Take the time to read this account of a remarkably self-critical meeting in Cairo last year of Arab journalists about the Arab media’s distorted or nonexistent coverage of the ongoing catastrophe in Darfur.
The central issue: “The Arabs see the victims are not Arabs, and we don’t care,” Khaled Ewais, Al Arabiya’s political producer, told the Cairo gathering, which brought together reporters and editors from across the Arab world…
Some pointed to an even more insidious issue: In other regional conflicts, Arabs are the victims. In Darfur, Arab militias are the perpetrators. That’s not a popular topic.
“Arab journalists are working within non-democratic systems, so you can’t expect them to talk about Darfur,” said [Fayez el Sheikh Saleik, Khartoum correspondent] of Al-Hayat. The Arab media is “ultimately very interconnected with the ruling system” according to Ahmed Hissou, a Syrian journalist working for the Arabic service of Germany’s Deutsche Welle radio, and Arab governments “do not accept any internal crises, whether religious or ethnic.” As a result, said Kamal al-Gizouli of the Sudanese writer’s union, when they do report on Darfur, Arab media “are talking only about sovereignty when the real issue is the rights of people to live in peace.”
Others pointed to the constant talk of Zionist plots and Western conspiracies in Arab coverage of Darfur, the preoccupation with “strategic Arab interests,” and what one political editor called the “fantasies” about a Western oil grab, all of which came at the cost of reporting on the human toll.
Al-Gizouli of the Sudanese writer’s union said the history of Arab journalism is to blame. An entire generation of journalists and intellectuals were weaned on the notions of Arab mobilization and confrontation in the face of the imperialist and colonialist aggressor. That legacy is heard in the Darfur coverage. “There is no voice but the battle with Israel and the imperialists. That is what has been fed to the Arab intellectuals. If there is no role for Zionists, [the Arab reporter] creates it from his own imagination and Zionism means conspiracy, the main gallows on which hangs the conscience of the journalists.”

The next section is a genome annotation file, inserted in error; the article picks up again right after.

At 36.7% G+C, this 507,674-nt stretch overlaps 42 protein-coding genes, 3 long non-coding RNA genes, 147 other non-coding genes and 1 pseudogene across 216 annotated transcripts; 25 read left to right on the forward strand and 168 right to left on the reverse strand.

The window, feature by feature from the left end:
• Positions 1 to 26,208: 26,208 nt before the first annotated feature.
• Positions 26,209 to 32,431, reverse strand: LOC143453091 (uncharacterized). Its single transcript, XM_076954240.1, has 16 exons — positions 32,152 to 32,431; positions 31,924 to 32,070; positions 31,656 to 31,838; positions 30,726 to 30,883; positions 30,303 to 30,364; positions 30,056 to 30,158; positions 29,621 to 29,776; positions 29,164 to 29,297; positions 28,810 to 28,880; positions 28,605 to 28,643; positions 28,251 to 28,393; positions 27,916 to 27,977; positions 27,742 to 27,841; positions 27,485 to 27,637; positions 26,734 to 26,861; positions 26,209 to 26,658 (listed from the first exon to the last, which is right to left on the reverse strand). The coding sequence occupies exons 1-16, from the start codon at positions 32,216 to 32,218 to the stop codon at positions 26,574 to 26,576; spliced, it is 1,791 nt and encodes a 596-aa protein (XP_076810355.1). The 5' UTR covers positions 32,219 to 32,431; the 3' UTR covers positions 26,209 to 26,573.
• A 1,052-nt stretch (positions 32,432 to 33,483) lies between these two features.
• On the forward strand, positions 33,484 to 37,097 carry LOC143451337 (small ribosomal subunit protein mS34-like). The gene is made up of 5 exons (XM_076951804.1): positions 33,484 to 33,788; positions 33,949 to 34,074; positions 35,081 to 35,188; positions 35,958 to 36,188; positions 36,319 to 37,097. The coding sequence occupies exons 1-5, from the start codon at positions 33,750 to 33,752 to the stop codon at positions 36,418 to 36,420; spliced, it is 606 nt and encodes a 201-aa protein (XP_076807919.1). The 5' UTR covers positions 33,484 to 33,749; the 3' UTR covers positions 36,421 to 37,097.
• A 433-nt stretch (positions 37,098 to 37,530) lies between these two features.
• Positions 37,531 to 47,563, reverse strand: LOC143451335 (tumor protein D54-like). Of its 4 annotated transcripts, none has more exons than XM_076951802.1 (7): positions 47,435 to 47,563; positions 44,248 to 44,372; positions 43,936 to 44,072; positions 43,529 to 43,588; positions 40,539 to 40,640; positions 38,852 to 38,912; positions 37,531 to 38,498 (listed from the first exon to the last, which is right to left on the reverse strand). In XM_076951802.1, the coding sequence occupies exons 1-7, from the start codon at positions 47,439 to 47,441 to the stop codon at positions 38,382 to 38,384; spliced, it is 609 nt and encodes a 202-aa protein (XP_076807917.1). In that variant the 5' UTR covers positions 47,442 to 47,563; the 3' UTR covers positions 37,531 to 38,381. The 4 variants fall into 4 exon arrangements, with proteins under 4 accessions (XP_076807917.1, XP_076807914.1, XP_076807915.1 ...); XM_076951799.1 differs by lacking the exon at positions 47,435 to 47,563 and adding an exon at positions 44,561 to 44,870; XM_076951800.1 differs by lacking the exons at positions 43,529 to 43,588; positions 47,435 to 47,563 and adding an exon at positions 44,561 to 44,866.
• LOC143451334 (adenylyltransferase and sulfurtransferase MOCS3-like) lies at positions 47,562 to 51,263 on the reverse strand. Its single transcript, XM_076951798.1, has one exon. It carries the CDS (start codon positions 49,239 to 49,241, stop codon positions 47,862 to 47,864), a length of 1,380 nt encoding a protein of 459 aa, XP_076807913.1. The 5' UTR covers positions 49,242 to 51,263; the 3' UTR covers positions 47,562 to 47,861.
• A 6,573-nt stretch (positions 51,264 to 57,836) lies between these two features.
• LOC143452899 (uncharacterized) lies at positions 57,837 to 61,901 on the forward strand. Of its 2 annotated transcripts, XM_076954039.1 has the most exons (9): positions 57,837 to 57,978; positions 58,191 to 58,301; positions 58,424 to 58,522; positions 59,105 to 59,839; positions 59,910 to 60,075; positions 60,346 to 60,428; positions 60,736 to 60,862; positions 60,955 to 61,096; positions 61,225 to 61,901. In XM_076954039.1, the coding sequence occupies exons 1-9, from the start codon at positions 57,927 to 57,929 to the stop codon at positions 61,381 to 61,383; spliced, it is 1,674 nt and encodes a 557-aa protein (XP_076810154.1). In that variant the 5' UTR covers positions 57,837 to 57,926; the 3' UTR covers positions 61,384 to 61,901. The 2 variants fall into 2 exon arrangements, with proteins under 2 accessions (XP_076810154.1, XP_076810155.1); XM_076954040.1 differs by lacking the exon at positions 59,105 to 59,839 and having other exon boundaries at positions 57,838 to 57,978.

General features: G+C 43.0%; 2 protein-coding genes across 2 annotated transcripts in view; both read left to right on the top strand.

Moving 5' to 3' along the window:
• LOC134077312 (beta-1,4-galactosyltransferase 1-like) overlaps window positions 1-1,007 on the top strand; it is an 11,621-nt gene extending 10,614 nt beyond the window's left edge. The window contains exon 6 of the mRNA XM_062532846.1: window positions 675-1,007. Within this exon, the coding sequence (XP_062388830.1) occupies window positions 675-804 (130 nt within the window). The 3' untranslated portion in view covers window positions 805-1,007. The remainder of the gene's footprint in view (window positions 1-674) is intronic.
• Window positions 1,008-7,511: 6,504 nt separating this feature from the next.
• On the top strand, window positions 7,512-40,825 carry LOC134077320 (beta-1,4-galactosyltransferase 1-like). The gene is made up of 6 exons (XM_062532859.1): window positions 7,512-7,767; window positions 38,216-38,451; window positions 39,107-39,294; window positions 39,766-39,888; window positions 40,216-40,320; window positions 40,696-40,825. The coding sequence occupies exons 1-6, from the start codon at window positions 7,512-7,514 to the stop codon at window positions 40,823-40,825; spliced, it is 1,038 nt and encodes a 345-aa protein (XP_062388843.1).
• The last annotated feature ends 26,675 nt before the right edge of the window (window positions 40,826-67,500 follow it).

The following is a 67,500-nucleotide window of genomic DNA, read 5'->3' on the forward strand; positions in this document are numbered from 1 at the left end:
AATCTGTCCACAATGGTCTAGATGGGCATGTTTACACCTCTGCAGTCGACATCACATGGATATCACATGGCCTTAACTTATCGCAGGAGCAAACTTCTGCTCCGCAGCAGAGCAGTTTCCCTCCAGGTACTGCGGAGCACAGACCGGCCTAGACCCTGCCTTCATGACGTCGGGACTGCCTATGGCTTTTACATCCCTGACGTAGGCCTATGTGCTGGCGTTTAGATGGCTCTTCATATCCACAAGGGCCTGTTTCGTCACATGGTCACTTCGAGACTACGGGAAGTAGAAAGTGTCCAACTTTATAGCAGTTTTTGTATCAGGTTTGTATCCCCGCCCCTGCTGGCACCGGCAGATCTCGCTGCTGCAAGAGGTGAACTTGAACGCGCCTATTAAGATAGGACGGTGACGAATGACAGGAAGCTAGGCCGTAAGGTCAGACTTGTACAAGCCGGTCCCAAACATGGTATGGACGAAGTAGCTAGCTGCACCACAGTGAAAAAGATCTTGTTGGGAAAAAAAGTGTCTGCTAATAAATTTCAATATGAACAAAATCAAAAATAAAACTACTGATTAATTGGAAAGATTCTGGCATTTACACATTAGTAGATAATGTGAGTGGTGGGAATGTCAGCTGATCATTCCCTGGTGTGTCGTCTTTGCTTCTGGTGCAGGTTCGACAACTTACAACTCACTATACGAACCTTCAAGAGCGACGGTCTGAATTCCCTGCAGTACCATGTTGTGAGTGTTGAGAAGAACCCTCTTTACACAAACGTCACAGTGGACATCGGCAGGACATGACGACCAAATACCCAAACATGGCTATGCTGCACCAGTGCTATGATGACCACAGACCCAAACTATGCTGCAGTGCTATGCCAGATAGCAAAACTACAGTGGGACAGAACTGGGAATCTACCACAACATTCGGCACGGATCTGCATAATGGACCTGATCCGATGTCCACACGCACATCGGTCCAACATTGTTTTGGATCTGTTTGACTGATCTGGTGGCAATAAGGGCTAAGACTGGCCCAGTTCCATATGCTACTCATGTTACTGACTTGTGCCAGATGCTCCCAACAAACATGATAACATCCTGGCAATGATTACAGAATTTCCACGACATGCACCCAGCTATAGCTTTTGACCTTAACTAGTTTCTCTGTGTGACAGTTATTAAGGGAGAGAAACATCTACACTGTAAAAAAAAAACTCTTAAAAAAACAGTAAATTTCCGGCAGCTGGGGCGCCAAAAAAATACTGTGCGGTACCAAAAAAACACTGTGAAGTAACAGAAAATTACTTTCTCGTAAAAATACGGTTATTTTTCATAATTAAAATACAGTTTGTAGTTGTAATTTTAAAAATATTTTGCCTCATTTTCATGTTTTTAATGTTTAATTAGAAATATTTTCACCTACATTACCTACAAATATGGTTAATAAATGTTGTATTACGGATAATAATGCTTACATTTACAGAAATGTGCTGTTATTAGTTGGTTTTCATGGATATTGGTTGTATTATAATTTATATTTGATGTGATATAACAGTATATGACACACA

“The Arab journalist is an offspring of his environment,” agreed Hissou of Deutsche Welle. “We had imperialism and Zionism with double-standards. Arab officials say Bush is jeopardizing Sudan, so Arab journalists must accept this conspiracy.” He read a series of excerpts from Arab coverage that, he claimed, demonstrated that the reporting “is heavily freighted with ideological and political assumptions that … imperil our journalistic neutrality.” Hissou quoted Al-Hayat’s influential columnist Jihad Khazen as writing that the Bush administration and the Israel lobby are using Darfur “as a smokescreen to hide other crimes, from Palestine to Iraq” and Hissou claimed that while Al Jazeera has given substantial coverage to Darfur, “it has invited Arab analysts, writers, and physicians to ridicule all reports transmitted by the global television networks on the various acts of murder, rape, and forced displacement.”…
Then take less than an hour to watch “Jihad on Horseback,” a searing documentary about Darfur filmed in 2005 by Nabil Kassem, a journalist for the Saudi-financed Al-Arabiya. Phone calls from Sudanese president Omar Al-Bashir to the rulers of Saudi Arabia prevented Al-Arabiya from broadcasting it.
What’s especially interesting is that while many Arab journalists can see through the propaganda that distorts coverage of Darfur in the Arab media, so many on the “anti-imperialist” Left– with their talk of western lust for Sudanese oil and Jewish and/or Zionist control of the “Save Darfur” movement– cannot. Or perhaps they simply choose not to.
(Hat tip: Judeosphere.)